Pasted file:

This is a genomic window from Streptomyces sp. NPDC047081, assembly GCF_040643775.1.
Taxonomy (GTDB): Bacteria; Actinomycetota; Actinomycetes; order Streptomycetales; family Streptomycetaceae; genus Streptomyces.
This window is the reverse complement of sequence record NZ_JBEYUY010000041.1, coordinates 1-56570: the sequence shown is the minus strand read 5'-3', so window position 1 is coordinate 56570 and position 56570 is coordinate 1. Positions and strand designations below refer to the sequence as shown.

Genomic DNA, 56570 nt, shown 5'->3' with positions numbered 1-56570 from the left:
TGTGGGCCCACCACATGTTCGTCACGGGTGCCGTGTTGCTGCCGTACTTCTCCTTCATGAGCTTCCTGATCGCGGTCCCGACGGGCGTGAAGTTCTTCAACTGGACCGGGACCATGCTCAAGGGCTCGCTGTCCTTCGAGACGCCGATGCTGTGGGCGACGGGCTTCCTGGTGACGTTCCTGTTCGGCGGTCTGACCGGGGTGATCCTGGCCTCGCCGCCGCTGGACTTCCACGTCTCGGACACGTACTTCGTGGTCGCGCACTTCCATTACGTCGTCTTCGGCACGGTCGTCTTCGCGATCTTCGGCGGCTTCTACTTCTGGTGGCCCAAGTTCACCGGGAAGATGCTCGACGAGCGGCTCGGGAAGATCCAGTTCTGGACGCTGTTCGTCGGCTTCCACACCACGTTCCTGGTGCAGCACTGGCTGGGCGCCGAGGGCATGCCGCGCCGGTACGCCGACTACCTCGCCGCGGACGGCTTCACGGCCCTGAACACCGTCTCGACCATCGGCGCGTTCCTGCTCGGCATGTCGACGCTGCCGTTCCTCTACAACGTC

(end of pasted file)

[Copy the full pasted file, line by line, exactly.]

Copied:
This is a genomic window from Streptomyces sp. NPDC047081, assembly GCF_040643775.1.
Taxonomy (GTDB): Bacteria; Actinomycetota; Actinomycetes; order Streptomycetales; family Streptomycetaceae; genus Streptomyces.
This window is the reverse complement of sequence record NZ_JBEYUY010000041.1, coordinates 1-56570: the sequence shown is the minus strand read 5'-3', so window position 1 is coordinate 56570 and position 56570 is coordinate 1. Positions and strand designations below refer to the sequence as shown.

Genomic DNA, 56570 nt, shown 5'->3' with positions numbered 1-56570 from the left:
TGTGGGCCCACCACATGTTCGTCACGGGTGCCGTGTTGCTGCCGTACTTCTCCTTCATGAGCTTCCTGATCGCGGTCCCGACGGGCGTGAAGTTCTTCAACTGGACCGGGACCATGCTCAAGGGCTCGCTGTCCTTCGAGACGCCGATGCTGTGGGCGACGGGCTTCCTGGTGACGTTCCTGTTCGGCGGTCTGACCGGGGTGATCCTGGCCTCGCCGCCGCTGGACTTCCACGTCTCGGACACGTACTTCGTGGTCGCGCACTTCCATTACGTCGTCTTCGGCACGGTCGTCTTCGCGATCTTCGGCGGCTTCTACTTCTGGTGGCCCAAGTTCACCGGGAAGATGCTCGACGAGCGGCTCGGGAAGATCCAGTTCTGGACGCTGTTCGTCGGCTTCCACACCACGTTCCTGGTGCAGCACTGGCTGGGCGCCGAGGGCATGCCGCGCCGGTACGCCGACTACCTCGCCGCGGACGGCTTCACGGCCCTGAACACCGTCTCGACCATCGGCGCGTTCCTGCTCGGCATGTCGACGCTGCCGTTCCTCTACAACGTC